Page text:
Can we finally take children out of school for family holidays?
Are you planning your family holidays in 2016? Tighter school attendance policies from September 2013 meant that children aged 5-16 at English state schools (private schools are exempt) must go to school “regularly”. The Department for Education believes “regular” means your child going to school every single day, with attendance not falling below 90% (1 day off in 2 weeks), but this isn’t legally binding and just guidance given to councils, so it’s a grey area.
Headteachers can only give permission for term-time absences in “exceptional circumstances” (visiting seriously ill relatives, attending a close family member’s funeral or if a family member’s in the Armed Forces and returning from operations). They have to report absences (authorised and unauthorised) to the LEA (the council responsible for education in their area).
Therefore parents are unlikely to get permission for term-time family holidays. If you ignore the rules, the LEA can fine you £60 per child, per absence (and in theory each parent can be fined, though it varies).
If you don’t pay the fine within 21 days, it increases to £120. If you don’t pay within 28 days you can be taken to magistrates’ court under the Education Act 1996. If found guilty you could end up with a criminal record and face a fine of up to £2,500, court costs or even a jail sentence of up to three months.
In financial terms parents take the biggest hit as family holidays might be up to 90% more expensive during term breaks when all children can go on holidays (see more advice here).
Here’s the good news!
On 13 May 2016 the High Court ruled in favour of Jon Platt who had been charged under Subsection 1 of Section 444 of the Education Act. He refused to pay a £120 fine for taking his youngest daughter out of school for six days for a family trip to Disney World Florida and successfully argued against the fine 2 times.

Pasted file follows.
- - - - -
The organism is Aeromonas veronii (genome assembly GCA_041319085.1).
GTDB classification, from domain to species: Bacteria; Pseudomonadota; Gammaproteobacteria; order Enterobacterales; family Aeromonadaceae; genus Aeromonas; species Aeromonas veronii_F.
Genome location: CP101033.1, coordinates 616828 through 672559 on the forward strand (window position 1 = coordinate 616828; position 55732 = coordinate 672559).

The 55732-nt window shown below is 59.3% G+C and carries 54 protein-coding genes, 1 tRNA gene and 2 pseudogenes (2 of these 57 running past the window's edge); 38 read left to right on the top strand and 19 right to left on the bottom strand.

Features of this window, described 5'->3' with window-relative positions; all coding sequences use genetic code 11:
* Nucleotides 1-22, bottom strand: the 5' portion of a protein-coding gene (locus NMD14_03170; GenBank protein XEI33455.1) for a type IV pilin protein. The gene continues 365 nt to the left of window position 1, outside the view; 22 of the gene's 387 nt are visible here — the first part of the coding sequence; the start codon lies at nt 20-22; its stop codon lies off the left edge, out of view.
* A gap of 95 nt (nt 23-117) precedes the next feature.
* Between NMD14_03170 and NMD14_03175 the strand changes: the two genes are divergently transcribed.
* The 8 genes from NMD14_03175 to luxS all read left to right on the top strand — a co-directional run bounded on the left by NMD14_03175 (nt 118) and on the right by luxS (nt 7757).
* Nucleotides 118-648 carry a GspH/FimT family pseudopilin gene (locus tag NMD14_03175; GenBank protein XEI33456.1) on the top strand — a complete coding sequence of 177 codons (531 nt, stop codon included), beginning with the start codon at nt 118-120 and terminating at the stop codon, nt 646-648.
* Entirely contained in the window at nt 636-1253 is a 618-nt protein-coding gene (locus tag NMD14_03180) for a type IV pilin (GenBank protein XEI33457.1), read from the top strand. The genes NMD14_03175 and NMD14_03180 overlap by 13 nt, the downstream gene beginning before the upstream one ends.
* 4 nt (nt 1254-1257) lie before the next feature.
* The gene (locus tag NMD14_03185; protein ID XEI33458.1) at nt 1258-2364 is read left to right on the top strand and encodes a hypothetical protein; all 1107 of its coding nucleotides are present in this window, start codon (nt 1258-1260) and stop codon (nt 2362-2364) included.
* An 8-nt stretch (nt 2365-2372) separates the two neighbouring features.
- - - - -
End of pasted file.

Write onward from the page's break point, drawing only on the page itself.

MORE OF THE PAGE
In court Mr Platt and his solicitor argued he had complied with the Education Act because of daughter had very high progress and attendance – 100% up to the holiday being requested, and 93.2% by the end of the school year the holiday was taken in.
However currently it’s unclear if and how this unpopular school attendance policy will be changed.
Therefore, if your child has a high attendance rate, you could try to follow Mr Platt’s example and go to court. But there are no guarantees you’ll win the legal battle so you may just prefer to pay the fine.
Make summer 2016 unforgettable!
So in the meantime, we can make travel arrangements for your family holidays during term breaks. We work in partnership with the best travel agencies to guarantee you the cheapest rates in the market.
Why not use these great perks at your service:
- Personal Travel Manager to understand your unique requirements
- Real savings on all your trips by air, land and sea
- 24/7 Emergency Assist service
- Value-added services at no additional cost (accommodation, insurance, a free breakfast, car parking, etc.)
- Schengen visa application support
- Canada Travel Restrictions: Who can travel to Canada amid the coronavirus pandemic? - August 11, 2020
- US State Department lifts advisory for international travel - August 10, 2020
- Germany steps up border restrictions for EU countries - August 10, 2020